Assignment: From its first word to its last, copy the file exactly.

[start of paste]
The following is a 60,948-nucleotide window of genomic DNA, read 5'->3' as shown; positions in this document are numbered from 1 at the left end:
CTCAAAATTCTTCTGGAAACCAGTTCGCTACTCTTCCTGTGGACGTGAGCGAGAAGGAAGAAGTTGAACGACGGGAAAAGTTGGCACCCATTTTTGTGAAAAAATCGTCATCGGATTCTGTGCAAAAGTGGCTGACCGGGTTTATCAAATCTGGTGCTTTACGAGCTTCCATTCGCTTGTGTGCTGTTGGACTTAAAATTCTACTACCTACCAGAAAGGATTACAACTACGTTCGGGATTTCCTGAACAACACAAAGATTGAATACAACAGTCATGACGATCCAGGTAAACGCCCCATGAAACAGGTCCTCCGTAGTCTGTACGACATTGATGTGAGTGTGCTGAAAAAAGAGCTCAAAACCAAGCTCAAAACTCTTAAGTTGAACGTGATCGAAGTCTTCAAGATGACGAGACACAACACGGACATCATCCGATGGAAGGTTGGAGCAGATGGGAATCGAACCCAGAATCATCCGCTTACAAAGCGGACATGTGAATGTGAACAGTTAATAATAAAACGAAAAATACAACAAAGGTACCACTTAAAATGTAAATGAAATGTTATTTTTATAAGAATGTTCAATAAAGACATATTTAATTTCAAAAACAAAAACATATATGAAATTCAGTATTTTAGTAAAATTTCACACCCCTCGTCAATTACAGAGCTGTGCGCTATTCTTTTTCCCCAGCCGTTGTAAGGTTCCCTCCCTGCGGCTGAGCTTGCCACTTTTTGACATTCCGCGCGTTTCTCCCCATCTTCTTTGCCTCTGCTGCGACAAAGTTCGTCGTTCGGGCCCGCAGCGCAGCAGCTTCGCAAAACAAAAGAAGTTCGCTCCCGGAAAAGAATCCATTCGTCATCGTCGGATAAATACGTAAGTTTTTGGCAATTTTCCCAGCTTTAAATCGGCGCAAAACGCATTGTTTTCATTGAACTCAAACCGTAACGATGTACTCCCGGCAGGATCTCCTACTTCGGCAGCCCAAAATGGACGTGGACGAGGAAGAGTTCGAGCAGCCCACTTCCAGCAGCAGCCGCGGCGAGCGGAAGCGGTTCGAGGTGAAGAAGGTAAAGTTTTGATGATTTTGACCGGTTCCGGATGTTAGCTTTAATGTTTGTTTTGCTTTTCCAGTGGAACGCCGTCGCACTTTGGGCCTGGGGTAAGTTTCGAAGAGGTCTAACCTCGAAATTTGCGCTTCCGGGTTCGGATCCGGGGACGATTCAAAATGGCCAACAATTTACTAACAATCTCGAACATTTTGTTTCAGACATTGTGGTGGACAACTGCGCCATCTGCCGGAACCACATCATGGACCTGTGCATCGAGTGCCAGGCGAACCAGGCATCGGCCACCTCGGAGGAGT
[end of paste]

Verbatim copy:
The following is a 60,948-nucleotide window of genomic DNA, read 5'->3' as shown; positions in this document are numbered from 1 at the left end:
CTCAAAATTCTTCTGGAAACCAGTTCGCTACTCTTCCTGTGGACGTGAGCGAGAAGGAAGAAGTTGAACGACGGGAAAAGTTGGCACCCATTTTTGTGAAAAAATCGTCATCGGATTCTGTGCAAAAGTGGCTGACCGGGTTTATCAAATCTGGTGCTTTACGAGCTTCCATTCGCTTGTGTGCTGTTGGACTTAAAATTCTACTACCTACCAGAAAGGATTACAACTACGTTCGGGATTTCCTGAACAACACAAAGATTGAATACAACAGTCATGACGATCCAGGTAAACGCCCCATGAAACAGGTCCTCCGTAGTCTGTACGACATTGATGTGAGTGTGCTGAAAAAAGAGCTCAAAACCAAGCTCAAAACTCTTAAGTTGAACGTGATCGAAGTCTTCAAGATGACGAGACACAACACGGACATCATCCGATGGAAGGTTGGAGCAGATGGGAATCGAACCCAGAATCATCCGCTTACAAAGCGGACATGTGAATGTGAACAGTTAATAATAAAACGAAAAATACAACAAAGGTACCACTTAAAATGTAAATGAAATGTTATTTTTATAAGAATGTTCAATAAAGACATATTTAATTTCAAAAACAAAAACATATATGAAATTCAGTATTTTAGTAAAATTTCACACCCCTCGTCAATTACAGAGCTGTGCGCTATTCTTTTTCCCCAGCCGTTGTAAGGTTCCCTCCCTGCGGCTGAGCTTGCCACTTTTTGACATTCCGCGCGTTTCTCCCCATCTTCTTTGCCTCTGCTGCGACAAAGTTCGTCGTTCGGGCCCGCAGCGCAGCAGCTTCGCAAAACAAAAGAAGTTCGCTCCCGGAAAAGAATCCATTCGTCATCGTCGGATAAATACGTAAGTTTTTGGCAATTTTCCCAGCTTTAAATCGGCGCAAAACGCATTGTTTTCATTGAACTCAAACCGTAACGATGTACTCCCGGCAGGATCTCCTACTTCGGCAGCCCAAAATGGACGTGGACGAGGAAGAGTTCGAGCAGCCCACTTCCAGCAGCAGCCGCGGCGAGCGGAAGCGGTTCGAGGTGAAGAAGGTAAAGTTTTGATGATTTTGACCGGTTCCGGATGTTAGCTTTAATGTTTGTTTTGCTTTTCCAGTGGAACGCCGTCGCACTTTGGGCCTGGGGTAAGTTTCGAAGAGGTCTAACCTCGAAATTTGCGCTTCCGGGTTCGGATCCGGGGACGATTCAAAATGGCCAACAATTTACTAACAATCTCGAACATTTTGTTTCAGACATTGTGGTGGACAACTGCGCCATCTGCCGGAACCACATCATGGACCTGTGCATCGAGTGCCAGGCGAACCAGGCATCGGCCACCTCGGAGGAGT